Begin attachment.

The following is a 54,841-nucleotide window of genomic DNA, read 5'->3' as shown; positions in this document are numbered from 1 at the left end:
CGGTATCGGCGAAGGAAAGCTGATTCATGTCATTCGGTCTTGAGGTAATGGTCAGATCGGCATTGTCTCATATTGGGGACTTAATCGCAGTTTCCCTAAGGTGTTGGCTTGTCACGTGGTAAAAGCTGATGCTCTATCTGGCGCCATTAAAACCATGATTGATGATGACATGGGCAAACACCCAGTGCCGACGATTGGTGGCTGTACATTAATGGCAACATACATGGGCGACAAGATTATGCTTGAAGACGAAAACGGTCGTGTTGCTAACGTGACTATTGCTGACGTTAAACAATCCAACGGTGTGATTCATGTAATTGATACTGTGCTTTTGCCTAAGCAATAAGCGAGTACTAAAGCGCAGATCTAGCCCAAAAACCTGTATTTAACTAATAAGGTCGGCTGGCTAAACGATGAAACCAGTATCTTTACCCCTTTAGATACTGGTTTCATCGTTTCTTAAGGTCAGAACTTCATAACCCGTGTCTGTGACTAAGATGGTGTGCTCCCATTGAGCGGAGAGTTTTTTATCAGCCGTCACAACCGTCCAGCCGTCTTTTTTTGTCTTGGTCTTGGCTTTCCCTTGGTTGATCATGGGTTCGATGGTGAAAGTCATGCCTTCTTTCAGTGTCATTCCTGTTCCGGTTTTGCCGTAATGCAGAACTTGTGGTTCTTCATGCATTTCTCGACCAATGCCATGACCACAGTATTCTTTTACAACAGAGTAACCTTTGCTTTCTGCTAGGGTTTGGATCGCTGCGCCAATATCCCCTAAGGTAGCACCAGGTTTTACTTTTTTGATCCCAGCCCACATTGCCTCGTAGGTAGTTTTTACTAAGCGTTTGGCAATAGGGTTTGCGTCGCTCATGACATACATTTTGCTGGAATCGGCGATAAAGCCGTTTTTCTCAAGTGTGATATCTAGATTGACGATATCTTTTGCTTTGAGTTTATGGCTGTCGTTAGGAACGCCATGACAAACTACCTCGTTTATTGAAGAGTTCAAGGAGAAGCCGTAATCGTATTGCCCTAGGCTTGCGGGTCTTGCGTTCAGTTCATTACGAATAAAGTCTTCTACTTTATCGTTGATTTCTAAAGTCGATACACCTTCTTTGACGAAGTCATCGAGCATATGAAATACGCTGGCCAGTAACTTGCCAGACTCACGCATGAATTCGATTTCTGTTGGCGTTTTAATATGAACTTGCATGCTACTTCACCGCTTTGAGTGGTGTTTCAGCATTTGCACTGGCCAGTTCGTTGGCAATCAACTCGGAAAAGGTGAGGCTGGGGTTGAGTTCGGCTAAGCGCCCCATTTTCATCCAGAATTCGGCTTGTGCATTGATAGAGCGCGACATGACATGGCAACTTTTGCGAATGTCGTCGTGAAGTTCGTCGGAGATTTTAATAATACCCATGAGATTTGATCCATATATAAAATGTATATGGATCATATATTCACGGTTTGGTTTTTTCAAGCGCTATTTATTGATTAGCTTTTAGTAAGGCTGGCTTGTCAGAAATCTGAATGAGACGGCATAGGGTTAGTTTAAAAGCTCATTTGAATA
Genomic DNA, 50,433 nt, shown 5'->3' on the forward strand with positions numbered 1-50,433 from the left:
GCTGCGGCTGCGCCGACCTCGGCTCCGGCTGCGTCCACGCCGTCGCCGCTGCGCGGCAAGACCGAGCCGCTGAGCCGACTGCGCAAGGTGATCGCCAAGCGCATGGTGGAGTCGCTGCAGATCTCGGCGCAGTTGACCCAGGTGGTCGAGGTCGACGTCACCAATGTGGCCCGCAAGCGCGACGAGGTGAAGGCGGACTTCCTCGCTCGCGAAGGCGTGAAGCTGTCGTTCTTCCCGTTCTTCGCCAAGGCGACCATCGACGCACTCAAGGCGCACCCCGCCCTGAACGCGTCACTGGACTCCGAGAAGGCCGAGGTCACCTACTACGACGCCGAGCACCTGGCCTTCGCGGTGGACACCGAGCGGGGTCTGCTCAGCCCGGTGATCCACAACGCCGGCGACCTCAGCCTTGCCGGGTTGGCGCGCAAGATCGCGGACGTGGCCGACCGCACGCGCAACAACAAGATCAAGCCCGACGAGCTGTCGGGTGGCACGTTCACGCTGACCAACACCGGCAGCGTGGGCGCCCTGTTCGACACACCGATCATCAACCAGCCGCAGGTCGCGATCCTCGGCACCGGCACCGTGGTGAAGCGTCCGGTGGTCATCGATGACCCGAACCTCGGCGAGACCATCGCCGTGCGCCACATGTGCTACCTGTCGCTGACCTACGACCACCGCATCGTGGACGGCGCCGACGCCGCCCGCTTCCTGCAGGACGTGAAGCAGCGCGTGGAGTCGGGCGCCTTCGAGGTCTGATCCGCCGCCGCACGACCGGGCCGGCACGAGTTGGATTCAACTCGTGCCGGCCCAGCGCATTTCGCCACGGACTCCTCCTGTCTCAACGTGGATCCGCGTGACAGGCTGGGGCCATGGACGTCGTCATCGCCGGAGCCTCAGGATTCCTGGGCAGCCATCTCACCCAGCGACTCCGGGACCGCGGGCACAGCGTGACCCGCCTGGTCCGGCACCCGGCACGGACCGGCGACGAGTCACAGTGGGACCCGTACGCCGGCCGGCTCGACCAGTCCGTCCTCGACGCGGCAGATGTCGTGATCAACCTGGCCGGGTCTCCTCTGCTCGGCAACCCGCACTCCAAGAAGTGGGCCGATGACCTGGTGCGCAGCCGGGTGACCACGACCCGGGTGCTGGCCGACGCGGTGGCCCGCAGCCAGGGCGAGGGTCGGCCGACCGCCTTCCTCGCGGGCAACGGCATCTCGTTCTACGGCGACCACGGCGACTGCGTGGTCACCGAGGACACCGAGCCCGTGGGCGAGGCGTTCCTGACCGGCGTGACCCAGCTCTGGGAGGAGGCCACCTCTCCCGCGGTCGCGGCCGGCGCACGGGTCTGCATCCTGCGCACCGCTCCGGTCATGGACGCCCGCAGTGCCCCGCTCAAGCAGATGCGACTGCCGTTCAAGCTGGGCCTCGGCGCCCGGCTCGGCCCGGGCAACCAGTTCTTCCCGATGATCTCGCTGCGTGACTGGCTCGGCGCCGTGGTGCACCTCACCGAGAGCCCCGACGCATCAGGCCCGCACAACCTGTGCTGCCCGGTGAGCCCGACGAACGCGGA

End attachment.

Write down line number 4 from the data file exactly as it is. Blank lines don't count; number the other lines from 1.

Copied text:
GCTGCGGCTGCGCCGACCTCGGCTCCGGCTGCGTCCACGCCGTCGCCGCTGCGCGGCAAGACCGAGCCGCTGAGCCGACTGCGCAAGGTGATCGCCAAGCGCATGGTGGAGTCGCTGCAGATCTCGGCGCAGTTGACCCAGGTGGTCGAGGTCGACGTCACCAATGTGGCCCGCAAGCGCGACGAGGTGAAGGCGGACTTCCTCGCTCGCGAAGGCGTGAAGCTGTCGTTCTTCCCGTTCTTCGCCAAGGCGACCATCGACGCACTCAAGGCGCACCCCGCCCTGAACGCGTCACTGGACTCCGAGAAGGCCGAGGTCACCTACTACGACGCCGAGCACCTGGCCTTCGCGGTGGACACCGAGCGGGGTCTGCTCAGCCCGGTGATCCACAACGCCGGCGACCTCAGCCTTGCCGGGTTGGCGCGCAAGATCGCGGACGTGGCCGACCGCACGCGCAACAACAAGATCAAGCCCGACGAGCTGTCGGGTGGCACGTTCACGCTGACCAACACCGGCAGCGTGGGCGCCCTGTTCGACACACCGATCATCAACCAGCCGCAGGTCGCGATCCTCGGCACCGGCACCGTGGTGAAGCGTCCGGTGGTCATCGATGACCCGAACCTCGGCGAGACCATCGCCGTGCGCCACATGTGCTACCTGTCGCTGACCTACGACCACCGCATCGTGGACGGCGCCGACGCCGCCCGCTTCCTGCAGGACGTGAAGCAGCGCGTGGAGTCGGGCGCCTTCGAGGTCTGATCCGCCGCCGCACGACCGGGCCGGCACGAGTTGGATTCAACTCGTGCCGGCCCAGCGCATTTCGCCACGGACTCCTCCTGTCTCAACGTGGATCCGCGTGACAGGCTGGGGCCATGGACGTCGTCATCGCCGGAGCCTCAGGATTCCTGGGCAGCCATCTCACCCAGCGACTCCGGGACCGCGGGCACAGCGTGACCCGCCTGGTCCGGCACCCGGCACGGACCGGCGACGAGTCACAGTGGGACCCGTACGCCGGCCGGCTCGACCAGTCCGTCCTCGACGCGGCAGATGTCGTGATCAACCTGGCCGGGTCTCCTCTGCTCGGCAACCCGCACTCCAAGAAGTGGGCCGATGACCTGGTGCGCAGCCGGGTGACCACGACCCGGGTGCTGGCCGACGCGGTGGCCCGCAGCCAGGGCGAGGGTCGGCCGACCGCCTTCCTCGCGGGCAACGGCATCTCGTTCTACGGCGACCACGGCGACTGCGTGGTCACCGAGGACACCGAGCCCGTGGGCGAGGCGTTCCTGACCGGCGTGACCCAGCTCTGGGAGGAGGCCACCTCTCCCGCGGTCGCGGCCGGCGCACGGGTCTGCATCCTGCGCACCGCTCCGGTCATGGACGCCCGCAGTGCCCCGCTCAAGCAGATGCGACTGCCGTTCAAGCTGGGCCTCGGCGCCCGGCTCGGCCCGGGCAACCAGTTCTTCCCGATGATCTCGCTGCGTGACTGGCTCGGCGCCGTGGTGCACCTCACCGAGAGCCCCGACGCATCAGGCCCGCACAACCTGTGCTGCCCGGTGAGCCCGACGAACGCGGA